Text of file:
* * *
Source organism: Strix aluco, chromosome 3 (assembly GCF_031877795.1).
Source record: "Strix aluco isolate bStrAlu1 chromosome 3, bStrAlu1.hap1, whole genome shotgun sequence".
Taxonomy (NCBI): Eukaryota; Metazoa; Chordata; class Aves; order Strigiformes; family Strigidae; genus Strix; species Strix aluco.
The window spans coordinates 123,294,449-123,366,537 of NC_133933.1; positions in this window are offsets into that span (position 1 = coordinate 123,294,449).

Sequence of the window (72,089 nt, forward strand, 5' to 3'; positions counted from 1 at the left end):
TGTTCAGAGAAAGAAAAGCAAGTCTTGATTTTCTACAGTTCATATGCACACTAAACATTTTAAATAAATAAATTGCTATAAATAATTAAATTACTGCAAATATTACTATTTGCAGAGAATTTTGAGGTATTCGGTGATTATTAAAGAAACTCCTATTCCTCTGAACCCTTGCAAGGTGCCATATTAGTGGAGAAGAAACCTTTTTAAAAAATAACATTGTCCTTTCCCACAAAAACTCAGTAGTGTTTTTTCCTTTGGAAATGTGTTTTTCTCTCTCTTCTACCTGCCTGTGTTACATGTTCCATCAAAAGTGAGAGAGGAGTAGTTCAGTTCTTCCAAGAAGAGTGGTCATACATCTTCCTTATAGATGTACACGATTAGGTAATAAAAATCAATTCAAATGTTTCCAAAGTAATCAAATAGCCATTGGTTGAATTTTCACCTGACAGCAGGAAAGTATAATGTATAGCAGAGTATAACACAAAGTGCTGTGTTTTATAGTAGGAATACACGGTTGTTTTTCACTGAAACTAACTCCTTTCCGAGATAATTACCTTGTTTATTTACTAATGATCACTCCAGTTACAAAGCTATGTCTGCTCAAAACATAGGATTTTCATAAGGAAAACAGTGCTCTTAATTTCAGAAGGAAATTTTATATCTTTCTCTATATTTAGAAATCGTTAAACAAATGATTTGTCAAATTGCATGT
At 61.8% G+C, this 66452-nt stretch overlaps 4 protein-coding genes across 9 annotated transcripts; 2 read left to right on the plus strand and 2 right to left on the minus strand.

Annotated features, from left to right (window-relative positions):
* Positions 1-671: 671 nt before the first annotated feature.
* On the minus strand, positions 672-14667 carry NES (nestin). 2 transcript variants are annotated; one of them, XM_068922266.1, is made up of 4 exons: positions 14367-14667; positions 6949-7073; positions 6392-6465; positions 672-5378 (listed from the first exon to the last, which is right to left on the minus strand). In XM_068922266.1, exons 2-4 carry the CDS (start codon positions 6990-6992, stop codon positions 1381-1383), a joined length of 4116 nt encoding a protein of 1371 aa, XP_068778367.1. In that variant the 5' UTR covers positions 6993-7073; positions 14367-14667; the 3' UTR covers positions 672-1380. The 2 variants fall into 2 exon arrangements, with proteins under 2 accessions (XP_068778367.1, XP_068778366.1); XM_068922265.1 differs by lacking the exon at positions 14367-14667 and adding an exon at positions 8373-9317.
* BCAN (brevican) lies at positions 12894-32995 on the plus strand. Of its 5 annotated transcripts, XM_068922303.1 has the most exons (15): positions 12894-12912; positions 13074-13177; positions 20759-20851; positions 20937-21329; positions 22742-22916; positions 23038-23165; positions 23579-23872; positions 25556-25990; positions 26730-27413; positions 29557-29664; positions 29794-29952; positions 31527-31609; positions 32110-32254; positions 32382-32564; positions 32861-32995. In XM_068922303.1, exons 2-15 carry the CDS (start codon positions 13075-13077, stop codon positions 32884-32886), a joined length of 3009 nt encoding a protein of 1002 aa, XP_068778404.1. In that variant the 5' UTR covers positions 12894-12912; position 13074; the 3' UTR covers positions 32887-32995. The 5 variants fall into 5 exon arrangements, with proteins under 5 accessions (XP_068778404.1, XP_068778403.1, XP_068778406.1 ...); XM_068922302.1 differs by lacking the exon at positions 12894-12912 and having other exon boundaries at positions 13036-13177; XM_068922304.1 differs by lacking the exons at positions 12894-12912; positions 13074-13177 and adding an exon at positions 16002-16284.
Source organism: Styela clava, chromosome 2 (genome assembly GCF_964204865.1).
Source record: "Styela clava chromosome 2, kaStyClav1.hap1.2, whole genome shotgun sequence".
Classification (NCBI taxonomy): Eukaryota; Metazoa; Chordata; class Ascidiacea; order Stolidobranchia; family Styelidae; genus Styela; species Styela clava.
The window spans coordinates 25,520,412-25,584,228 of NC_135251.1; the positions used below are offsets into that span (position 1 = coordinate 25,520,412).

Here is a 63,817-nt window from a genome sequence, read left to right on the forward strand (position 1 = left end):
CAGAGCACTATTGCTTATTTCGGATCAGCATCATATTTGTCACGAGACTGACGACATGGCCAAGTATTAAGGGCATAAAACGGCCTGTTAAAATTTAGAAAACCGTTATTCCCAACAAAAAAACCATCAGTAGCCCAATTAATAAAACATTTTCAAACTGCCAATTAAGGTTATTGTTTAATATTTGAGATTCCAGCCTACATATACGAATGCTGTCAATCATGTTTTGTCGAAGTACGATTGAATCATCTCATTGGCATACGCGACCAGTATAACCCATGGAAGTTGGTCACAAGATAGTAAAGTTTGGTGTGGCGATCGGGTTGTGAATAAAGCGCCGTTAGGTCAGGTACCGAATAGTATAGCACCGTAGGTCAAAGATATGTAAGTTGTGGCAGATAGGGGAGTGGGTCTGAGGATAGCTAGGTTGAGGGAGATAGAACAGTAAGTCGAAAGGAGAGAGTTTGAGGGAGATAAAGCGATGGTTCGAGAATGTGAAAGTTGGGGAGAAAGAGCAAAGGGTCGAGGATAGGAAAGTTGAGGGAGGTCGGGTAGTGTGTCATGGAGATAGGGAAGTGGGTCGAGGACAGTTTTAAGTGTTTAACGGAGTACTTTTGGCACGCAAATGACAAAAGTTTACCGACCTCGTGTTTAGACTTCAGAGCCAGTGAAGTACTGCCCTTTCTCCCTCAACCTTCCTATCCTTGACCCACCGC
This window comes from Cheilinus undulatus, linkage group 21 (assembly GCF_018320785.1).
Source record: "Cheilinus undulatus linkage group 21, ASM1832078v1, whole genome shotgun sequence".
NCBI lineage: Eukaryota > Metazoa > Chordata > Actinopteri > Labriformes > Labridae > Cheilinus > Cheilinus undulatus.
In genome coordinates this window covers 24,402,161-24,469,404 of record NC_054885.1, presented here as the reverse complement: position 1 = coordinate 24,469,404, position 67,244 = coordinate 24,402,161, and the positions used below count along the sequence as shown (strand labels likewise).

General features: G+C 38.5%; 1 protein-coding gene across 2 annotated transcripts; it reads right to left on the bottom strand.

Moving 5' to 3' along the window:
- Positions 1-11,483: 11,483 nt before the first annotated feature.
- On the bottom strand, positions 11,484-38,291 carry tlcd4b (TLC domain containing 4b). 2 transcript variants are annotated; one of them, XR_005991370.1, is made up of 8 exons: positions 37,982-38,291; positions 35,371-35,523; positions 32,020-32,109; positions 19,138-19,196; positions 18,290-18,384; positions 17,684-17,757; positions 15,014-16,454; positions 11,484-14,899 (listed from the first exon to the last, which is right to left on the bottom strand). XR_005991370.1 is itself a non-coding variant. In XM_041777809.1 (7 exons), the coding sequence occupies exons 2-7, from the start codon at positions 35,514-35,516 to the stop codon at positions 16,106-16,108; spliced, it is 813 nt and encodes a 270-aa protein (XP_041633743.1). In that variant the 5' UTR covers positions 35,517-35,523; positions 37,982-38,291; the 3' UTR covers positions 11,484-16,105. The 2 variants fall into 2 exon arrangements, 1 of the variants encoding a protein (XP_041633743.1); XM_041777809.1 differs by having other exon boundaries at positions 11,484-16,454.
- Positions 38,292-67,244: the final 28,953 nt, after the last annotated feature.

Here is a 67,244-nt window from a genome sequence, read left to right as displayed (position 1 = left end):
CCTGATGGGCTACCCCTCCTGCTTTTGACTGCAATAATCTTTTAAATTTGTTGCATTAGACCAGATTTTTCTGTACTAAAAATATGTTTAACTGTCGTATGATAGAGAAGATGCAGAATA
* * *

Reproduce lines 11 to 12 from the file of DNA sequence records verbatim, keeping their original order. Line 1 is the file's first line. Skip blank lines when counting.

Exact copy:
* BCAN (brevican) lies at positions 12894-32995 on the plus strand. Of its 5 annotated transcripts, XM_068922303.1 has the most exons (15): positions 12894-12912; positions 13074-13177; positions 20759-20851; positions 20937-21329; positions 22742-22916; positions 23038-23165; positions 23579-23872; positions 25556-25990; positions 26730-27413; positions 29557-29664; positions 29794-29952; positions 31527-31609; positions 32110-32254; positions 32382-32564; positions 32861-32995. In XM_068922303.1, exons 2-15 carry the CDS (start codon positions 13075-13077, stop codon positions 32884-32886), a joined length of 3009 nt encoding a protein of 1002 aa, XP_068778404.1. In that variant the 5' UTR covers positions 12894-12912; position 13074; the 3' UTR covers positions 32887-32995. The 5 variants fall into 5 exon arrangements, with proteins under 5 accessions (XP_068778404.1, XP_068778403.1, XP_068778406.1 ...); XM_068922302.1 differs by lacking the exon at positions 12894-12912 and having other exon boundaries at positions 13036-13177; XM_068922304.1 differs by lacking the exons at positions 12894-12912; positions 13074-13177 and adding an exon at positions 16002-16284.
Source organism: Styela clava, chromosome 2 (genome assembly GCF_964204865.1).